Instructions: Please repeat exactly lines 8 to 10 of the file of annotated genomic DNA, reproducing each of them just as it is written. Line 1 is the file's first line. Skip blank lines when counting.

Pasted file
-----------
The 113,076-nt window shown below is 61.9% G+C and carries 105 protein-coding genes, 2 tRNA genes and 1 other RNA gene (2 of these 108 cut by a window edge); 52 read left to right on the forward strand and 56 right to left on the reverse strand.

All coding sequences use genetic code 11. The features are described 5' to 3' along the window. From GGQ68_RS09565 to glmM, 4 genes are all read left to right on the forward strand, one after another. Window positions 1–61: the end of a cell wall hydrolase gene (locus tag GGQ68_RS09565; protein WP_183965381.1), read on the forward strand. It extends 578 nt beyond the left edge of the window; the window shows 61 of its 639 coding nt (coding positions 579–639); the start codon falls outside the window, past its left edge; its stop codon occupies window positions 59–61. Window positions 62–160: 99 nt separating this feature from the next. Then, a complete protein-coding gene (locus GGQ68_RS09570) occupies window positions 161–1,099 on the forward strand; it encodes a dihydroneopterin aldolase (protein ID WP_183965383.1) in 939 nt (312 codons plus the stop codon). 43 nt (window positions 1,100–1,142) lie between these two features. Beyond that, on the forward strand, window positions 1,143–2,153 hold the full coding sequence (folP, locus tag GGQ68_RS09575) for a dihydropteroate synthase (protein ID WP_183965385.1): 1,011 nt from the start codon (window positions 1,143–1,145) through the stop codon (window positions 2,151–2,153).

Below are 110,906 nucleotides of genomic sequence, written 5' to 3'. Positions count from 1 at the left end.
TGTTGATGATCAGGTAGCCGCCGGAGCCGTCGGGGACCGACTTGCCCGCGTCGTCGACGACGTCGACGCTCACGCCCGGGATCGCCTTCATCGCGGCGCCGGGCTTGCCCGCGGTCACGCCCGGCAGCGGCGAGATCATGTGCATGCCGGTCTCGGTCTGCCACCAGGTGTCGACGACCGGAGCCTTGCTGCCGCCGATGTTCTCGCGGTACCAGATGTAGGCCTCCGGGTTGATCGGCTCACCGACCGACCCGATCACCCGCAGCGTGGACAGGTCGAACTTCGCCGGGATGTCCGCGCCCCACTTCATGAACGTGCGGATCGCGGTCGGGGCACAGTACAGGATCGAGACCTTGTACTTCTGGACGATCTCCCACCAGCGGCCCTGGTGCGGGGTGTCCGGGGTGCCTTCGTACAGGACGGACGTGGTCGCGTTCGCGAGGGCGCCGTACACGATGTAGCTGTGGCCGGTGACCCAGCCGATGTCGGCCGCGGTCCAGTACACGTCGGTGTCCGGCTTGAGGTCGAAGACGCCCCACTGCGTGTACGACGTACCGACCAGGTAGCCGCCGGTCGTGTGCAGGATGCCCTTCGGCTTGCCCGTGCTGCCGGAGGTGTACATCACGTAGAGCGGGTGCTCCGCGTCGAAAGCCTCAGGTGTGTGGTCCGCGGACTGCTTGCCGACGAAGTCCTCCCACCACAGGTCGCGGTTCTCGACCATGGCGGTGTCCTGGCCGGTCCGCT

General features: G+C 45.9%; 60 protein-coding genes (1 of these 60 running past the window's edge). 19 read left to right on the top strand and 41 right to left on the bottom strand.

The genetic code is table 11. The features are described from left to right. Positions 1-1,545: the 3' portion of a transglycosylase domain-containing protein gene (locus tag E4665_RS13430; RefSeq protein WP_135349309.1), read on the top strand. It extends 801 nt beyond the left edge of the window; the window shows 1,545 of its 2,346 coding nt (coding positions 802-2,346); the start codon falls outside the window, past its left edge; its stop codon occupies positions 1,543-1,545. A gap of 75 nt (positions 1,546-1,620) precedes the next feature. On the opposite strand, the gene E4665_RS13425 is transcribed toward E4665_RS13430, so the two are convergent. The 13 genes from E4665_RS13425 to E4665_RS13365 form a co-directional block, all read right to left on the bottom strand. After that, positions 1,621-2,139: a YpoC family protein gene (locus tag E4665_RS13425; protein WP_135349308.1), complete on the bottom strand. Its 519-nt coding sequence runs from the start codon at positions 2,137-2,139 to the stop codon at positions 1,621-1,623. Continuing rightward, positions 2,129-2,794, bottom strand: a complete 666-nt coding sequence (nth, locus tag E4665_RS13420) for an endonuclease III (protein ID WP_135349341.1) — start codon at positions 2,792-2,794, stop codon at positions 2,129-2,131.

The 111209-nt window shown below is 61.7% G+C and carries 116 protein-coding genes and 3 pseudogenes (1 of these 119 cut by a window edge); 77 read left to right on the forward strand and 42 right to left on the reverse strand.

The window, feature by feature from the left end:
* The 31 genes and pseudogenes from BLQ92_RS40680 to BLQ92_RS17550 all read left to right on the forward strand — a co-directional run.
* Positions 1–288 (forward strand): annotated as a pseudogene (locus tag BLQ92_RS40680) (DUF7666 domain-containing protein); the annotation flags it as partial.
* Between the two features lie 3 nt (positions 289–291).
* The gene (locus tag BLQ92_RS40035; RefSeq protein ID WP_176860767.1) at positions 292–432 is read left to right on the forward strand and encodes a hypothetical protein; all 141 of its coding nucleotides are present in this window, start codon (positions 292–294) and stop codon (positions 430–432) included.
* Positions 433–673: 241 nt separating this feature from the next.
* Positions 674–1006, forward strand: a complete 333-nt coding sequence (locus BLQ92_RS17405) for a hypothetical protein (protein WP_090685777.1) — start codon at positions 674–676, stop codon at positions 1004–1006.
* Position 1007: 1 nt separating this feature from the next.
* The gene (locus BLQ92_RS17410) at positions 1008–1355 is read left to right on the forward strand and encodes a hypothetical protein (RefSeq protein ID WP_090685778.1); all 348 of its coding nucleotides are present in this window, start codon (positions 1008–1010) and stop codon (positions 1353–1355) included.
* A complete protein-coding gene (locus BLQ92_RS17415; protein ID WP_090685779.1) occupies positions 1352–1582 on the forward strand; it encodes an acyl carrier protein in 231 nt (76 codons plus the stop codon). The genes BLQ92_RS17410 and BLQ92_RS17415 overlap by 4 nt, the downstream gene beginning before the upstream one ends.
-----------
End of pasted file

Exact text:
The window, feature by feature from the left end:
* The 31 genes and pseudogenes from BLQ92_RS40680 to BLQ92_RS17550 all read left to right on the forward strand — a co-directional run.
* Positions 1–288 (forward strand): annotated as a pseudogene (locus tag BLQ92_RS40680) (DUF7666 domain-containing protein); the annotation flags it as partial.